- 80 Building Cards
- 6 Influence Cards
- 6 Action Strips
- 39 Coins
- 6 Brick Tokens
- 18 Point Tokens
- 33 Influence Tokens
- 1 Score Pad
- 6 Emissaries
- 1 Gold Emperor Pawn
- 1 Silver First Player Marker
- Building Reference
Object of the Game
You are master architects of antiquity, working to rebuild Imperial Rome. Compete for access to blueprints and materials in the court of the Emperor, while strategically managing resources and laying out buildings to maximize your score.
Note: These rules are used for games with three or four players. To play with two players, see "The 2-Player Game" on page 6.
Choose a color and take the two starting buildings and one emissary in your color. Return the unused emissaries and starting buildings to the box.
Note: The second white and brown emissaries are used only in the 2-player game.
Place your two starting buildings next to each other in front of you to begin your city, and place your emissary next to them.
It does not matter how your starting buildings are laid out relative to each other, but all buildings in your city should always be oriented so that the bar at the bottom of the building faces you.
Leave enough space around your starting buildings to create a 4x4 grid of buildings.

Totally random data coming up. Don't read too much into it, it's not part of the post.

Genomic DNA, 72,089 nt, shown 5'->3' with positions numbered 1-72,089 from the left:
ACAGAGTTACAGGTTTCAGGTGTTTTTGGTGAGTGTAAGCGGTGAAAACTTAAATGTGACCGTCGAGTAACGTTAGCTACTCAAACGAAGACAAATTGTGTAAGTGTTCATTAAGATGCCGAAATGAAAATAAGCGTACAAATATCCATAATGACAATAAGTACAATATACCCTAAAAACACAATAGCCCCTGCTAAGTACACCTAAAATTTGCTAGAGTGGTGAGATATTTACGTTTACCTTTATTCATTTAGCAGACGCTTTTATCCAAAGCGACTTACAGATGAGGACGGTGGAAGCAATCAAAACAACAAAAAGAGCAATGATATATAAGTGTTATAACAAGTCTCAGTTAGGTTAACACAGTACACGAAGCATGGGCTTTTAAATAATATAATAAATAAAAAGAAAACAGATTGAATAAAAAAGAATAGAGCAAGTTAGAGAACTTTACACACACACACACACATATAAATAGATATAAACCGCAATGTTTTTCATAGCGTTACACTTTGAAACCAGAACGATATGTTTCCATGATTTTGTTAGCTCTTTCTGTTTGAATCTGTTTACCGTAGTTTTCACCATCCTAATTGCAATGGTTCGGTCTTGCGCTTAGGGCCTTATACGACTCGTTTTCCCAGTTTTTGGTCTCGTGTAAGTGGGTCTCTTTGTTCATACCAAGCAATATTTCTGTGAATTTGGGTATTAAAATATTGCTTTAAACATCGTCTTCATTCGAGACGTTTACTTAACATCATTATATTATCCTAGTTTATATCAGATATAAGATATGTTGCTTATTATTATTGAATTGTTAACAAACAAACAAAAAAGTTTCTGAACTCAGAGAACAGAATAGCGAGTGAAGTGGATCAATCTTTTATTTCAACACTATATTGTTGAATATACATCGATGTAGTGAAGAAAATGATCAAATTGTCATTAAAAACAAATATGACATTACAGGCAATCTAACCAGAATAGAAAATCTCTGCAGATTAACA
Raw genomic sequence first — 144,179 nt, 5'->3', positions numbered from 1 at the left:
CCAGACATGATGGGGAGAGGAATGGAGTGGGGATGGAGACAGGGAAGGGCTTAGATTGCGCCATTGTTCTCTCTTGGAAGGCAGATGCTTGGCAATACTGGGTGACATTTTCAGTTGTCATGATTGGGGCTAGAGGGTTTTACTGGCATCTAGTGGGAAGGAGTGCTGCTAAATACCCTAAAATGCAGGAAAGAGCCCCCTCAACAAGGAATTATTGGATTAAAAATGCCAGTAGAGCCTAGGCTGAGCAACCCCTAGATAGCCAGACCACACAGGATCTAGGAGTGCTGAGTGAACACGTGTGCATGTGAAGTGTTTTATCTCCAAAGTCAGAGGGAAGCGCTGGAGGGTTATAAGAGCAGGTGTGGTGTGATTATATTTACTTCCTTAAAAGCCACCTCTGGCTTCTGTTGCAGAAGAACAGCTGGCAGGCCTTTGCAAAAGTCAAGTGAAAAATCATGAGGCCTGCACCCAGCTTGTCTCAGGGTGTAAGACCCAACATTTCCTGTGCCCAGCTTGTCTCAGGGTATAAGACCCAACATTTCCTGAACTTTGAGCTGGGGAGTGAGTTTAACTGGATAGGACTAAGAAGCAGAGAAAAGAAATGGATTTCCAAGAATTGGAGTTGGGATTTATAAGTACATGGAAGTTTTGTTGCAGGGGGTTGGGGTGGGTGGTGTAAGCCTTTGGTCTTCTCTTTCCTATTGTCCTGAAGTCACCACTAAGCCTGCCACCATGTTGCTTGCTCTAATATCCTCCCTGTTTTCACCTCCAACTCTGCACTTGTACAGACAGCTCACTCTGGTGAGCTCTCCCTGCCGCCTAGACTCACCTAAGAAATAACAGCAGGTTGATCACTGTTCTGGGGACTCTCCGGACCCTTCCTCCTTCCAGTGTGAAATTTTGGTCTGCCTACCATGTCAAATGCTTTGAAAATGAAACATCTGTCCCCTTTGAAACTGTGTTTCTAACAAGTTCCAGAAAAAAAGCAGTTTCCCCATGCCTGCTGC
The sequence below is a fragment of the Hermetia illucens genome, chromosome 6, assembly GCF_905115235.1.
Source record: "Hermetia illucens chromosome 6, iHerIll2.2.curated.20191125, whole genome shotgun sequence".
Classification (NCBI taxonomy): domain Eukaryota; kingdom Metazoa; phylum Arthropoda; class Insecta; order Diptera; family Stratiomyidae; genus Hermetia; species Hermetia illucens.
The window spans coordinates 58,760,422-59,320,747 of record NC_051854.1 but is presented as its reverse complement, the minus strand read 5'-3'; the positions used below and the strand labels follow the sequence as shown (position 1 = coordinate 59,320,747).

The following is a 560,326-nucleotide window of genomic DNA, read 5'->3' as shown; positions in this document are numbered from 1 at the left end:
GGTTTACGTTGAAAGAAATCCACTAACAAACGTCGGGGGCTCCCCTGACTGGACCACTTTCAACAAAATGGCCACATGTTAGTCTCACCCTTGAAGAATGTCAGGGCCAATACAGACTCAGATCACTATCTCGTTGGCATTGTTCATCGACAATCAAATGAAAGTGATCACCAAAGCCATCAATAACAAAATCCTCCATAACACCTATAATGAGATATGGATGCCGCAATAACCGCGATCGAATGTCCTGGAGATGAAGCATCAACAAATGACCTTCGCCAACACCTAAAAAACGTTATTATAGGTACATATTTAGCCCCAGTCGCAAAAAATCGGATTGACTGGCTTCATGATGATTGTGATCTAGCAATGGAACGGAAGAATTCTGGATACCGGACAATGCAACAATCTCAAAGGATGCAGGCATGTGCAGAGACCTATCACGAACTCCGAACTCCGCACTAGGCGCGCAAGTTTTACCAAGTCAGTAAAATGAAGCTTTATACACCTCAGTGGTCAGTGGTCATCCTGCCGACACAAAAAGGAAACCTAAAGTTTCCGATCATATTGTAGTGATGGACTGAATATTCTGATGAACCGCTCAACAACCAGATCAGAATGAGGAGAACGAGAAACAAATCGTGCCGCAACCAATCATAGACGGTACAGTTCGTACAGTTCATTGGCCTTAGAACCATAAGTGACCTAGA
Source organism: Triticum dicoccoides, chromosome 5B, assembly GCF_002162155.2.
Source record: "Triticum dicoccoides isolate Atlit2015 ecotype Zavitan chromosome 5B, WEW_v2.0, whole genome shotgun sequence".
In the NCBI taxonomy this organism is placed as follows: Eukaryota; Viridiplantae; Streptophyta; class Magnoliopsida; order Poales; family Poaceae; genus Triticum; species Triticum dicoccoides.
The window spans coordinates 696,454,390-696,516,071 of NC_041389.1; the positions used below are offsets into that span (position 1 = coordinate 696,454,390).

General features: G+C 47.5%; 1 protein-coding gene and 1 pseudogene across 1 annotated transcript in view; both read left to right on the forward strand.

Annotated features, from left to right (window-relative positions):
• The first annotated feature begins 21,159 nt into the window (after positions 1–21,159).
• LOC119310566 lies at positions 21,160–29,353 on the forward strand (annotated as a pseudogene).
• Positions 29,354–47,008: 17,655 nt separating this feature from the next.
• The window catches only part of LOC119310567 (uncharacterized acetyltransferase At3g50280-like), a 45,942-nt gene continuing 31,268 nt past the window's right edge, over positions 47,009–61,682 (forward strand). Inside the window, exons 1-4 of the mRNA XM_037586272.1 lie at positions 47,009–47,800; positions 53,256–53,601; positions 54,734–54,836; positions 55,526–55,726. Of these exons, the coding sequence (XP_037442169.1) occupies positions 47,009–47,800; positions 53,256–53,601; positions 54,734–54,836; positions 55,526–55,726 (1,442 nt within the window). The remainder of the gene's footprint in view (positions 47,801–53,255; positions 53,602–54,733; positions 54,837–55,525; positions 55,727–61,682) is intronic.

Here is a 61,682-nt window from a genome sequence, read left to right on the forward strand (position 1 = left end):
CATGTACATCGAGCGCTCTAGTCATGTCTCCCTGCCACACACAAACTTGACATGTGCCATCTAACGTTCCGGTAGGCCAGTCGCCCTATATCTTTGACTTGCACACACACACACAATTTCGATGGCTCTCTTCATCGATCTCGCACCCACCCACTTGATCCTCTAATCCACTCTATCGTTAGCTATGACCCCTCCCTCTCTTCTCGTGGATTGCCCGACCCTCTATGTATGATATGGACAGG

Each player takes five coins. Place the remaining coins, influence tokens, brick tokens, and point tokens at the edge of the play area as the general supply.
Sort the remaining buildings into four decks based on the Roman numerals on the card backs. Then shuffle the four decks individually and place them facedown next to each other in the middle of the table.
Note: Only use deck IV when playing with four players. When playing with less than four, return this deck to the box.
Add four influence cards into deck I as follows: insert the 3-value card into the deck between the third and fourth cards in the deck, the 6-value card between the sixth and seventh cards, the 10-value card between the tenth and eleventh cards, and 14-value card at the bottom of the deck.